For more information, see: http://www.abc.net.au/news/2017-08-22/picton-to-mittagong-return-of-the-age-of-steam/8781430



Caiti D'Gluyas, Helen Nicholson and Iain Stuart

Fancy catching up over a cleansing ale with fellow archaeologists? Or, perhaps you just wish to meet people you don’t know or may not have seen for a while? ASHA is looking to expand opportunities for networking and professional development and would appreciate your input and ideas.

‘Archaeology in the Pub’ is popular in the UK where a short talk is given followed by discussions. Interested? Then come along to the Shakespeare Hotel from 5.30 pm on Thursday 14 September. Enjoy free bar snacks and help us shape future Archaeology in the Pub and professional development events.

The Shakespeare Hotel is at 200 Devonshire Street in Surry Hills, just a few minutes walk from the Southern exit of Central Station.

It would be helpful (but not essential) if you could RSVP to secretary@asha.org.au.



AACAI NSW/ACT chapter

Archaeobotany for consultant archaeologists! AACAI NSW are pleased to present two speakers and a discussion on archaeobotanical sampling methods, techniques and controls for interpreting and dating archaeological sites, reconstructing past environments and understanding past Aboriginal and European land uses. Key speakers include: Dr Andrew Fairbain (University of Queensland) and Dr Emilie Dotte-Sarout (Australian National University). Attendees are invited to bring your questions for discussion!

Details

Thursday 21 September
Door opens 5:30pm for a 6:00pm start
The Big Dig Archaeology Education Centre at YHA the Rocks
Costs: AACAI Members and Students (must show student ID): Free
Non-Members: $10
Pay at the door

Please RSVP by 20 th September for catering purposes to dianacowie@gmail.com



CAA Australasia Spring Institute 2017 organising committee

The CAA Australasia Spring Institute on Digital Methods in Archaeology, to be held at the ANU's Kioloa Coastal Campus, is fast approaching. We have 5 places left and encourage any staff or graduate students with an interest in digital methods to take advantage of this opportunity to discuss issues, learn new skills, brainstorm ideas, find solutions and network with the CAA Australasia community.

All-in registration cost for the 5 day workshop, including accommodation, food and transport from Sydney or Canberra has been kept to $250, thanks to a generous subsidy. We also have student travel bursaries available to equalise airfare costs for interstate and NZ participants at $200 - see website for details: http://au.caa-international.org/spring-institute/

Feel free to contact James Flexner ( james.flexner@sydney.edu.au ) for more details, or sign up directly.

We hope to see you there!



Caiti D'Gluyas

The first ASHA reading group will be taking place this Thursday! Please RSVP to secretary@asha.org.au if you would like to attend.

ASHA is initiating a reading group for historical archaeologists in Sydney!

This is a semi-regular (quarterly) opportunity to catch-up with other historical archaeologists and discuss themes of interest. The venue, topic and facilitator will change with each event. There will be opportunities to start similar events in other places once we get going.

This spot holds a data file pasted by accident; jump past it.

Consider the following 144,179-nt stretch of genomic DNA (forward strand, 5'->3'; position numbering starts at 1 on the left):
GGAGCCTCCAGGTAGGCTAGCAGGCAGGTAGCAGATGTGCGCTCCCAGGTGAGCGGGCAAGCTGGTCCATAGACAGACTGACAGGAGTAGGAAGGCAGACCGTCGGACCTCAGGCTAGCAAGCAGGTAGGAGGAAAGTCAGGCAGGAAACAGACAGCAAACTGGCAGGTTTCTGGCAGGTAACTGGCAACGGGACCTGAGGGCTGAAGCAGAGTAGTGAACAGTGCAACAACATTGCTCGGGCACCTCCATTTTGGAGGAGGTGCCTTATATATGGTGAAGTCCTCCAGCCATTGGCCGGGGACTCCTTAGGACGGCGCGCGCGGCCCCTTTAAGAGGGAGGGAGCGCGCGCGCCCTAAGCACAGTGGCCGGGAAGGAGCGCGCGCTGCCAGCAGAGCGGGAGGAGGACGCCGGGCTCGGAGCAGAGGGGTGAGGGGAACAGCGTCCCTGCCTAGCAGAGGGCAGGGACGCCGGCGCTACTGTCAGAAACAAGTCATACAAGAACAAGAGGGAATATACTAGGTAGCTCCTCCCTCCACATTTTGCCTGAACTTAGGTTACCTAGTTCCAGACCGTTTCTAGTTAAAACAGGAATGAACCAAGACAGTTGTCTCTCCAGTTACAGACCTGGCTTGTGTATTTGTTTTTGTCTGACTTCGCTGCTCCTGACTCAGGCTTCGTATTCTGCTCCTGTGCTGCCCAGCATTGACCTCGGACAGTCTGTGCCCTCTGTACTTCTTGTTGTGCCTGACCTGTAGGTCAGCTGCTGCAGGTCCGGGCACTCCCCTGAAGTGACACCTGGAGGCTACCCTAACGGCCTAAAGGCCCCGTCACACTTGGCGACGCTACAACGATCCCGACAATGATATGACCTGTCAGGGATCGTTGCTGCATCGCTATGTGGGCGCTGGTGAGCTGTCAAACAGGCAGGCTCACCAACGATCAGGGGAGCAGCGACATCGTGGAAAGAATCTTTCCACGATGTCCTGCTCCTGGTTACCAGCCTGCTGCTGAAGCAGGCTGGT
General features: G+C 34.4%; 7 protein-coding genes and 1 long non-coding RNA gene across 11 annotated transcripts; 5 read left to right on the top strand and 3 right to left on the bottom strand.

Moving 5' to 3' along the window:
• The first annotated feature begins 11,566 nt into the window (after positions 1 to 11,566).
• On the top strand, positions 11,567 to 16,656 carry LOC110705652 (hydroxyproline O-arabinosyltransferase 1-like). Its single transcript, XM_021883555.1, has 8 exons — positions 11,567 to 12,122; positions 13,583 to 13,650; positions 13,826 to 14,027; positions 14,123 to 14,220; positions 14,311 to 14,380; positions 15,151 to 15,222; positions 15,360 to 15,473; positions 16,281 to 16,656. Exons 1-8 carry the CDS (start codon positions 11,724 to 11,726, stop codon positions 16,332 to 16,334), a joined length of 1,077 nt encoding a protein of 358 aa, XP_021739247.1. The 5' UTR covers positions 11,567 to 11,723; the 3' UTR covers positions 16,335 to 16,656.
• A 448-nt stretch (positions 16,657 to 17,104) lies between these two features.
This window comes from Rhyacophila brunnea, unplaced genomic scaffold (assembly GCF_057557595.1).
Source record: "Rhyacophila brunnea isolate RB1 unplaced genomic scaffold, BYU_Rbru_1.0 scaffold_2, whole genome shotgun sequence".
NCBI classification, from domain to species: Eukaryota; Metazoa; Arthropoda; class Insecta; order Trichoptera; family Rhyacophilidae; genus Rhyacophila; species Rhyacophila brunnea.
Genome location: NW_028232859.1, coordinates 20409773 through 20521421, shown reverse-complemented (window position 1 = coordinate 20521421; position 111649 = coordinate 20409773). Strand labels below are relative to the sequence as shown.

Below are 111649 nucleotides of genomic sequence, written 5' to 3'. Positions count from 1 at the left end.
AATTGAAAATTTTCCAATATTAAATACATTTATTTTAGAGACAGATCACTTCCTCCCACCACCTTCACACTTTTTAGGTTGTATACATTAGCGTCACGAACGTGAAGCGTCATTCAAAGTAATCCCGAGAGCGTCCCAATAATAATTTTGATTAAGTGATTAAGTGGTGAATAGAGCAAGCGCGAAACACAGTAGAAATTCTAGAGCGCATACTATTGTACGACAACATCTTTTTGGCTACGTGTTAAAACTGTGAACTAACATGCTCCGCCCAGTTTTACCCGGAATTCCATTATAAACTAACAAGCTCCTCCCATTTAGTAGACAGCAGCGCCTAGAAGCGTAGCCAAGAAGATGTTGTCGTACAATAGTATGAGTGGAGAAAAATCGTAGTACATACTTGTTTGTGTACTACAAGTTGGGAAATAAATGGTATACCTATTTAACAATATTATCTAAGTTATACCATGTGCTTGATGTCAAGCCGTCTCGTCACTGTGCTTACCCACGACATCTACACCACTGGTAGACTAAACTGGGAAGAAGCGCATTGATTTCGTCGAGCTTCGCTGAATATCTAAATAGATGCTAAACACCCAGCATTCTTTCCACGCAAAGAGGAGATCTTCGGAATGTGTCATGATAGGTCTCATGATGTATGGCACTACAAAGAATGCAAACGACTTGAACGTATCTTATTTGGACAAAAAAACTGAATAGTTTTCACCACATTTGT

The first topic is 'Historical Archaeological Interpretation', in preparation for the upcoming conference, with Abi Cryerhall as this topic's facilitator. This event will be held on Thursday 24 August, 6pm, at GML Heritage (Level 6, 372 Elizabeth Street, Surry Hills).

Primary reading (please read this one as a priority):

McManamon, F, Archaeological Messages and Messengers in The Heritage Reader, Fairclough, G, 2008.

Additional readings:

Heritage Council of NSW, Heritage Information Series - Heritage Interpretation Policy.

Lewis, K, 2000, Imagination and Archaeological Interpretations: A Methodological Tale, Historical Archaeology, Vol. 34, No. 2, pp. 7-9.

Ireland, T, 2016, Up Close and Personal: Feeling the Past at Urban Archaeological Sites, Public History Review, Vol 23, pp. 43-55.

The event is free and open to anyone who is interested, however, RSVPs are essential (to secretary@asha.org.au). Please also get in touch if you are having difficulties sourcing the papers. Expressions of interest for the next venue, topic and facilitator are also welcome.



University of Sydney

The University of Sydney presents a lecture by Nathalie Cohen, Head of Community Archaeology at the Museum of London Archaeology: Knole Unlocked- The secret history of a country mansion. This lecture will take place on 17 August 2017, and the evening will include champagne and pies.

Knole is one of England's largest country houses and is owned by the National Trust. Over the last five years, a major program of conservation has been underway, supported by the Heritage Lottery Fund. This has involved repairs to the roofs and exterior, and extensive work within the showrooms, removing panelling and lifting floorboards to allow for repairs and new services. Archaeological investigation and recording of these previously unseen areas has greatly enhanced our understanding of this great house and this presentation will describe discoveries made during the course of this project.

Nathalie Cohen has worked on a number of different archaeological projects over the past 20 years, including: the Monuments at Risk Survey in the East Midlands, the Grimes London Archive Project and the Thames Archaeological Survey, and overseas at sites in Israel, the Czech Republic and Romania. She has also worked at the Museum of London Archaeology Service (now MOLA); as the Archivist for the unit, as a field archaeologist on excavations, and as a foreshore and built heritage specialist, on sites across Greater London, Kent, Buckinghamshire, Somerset, Devon and Surrey. She is currently an Honorary Research Associate at UCL, and also the Cathedral Archaeologist for Canterbury Cathedral.

Event details
6.00pm - 7.30pm Nicholson Museum The Quadrangle
Cost: $40, $30 for Friends of the Nicholson Museum and their Guests. $10 for Students.
RSVP: Please follow the link to register and pay online. http://bit.ly/nicholsonevents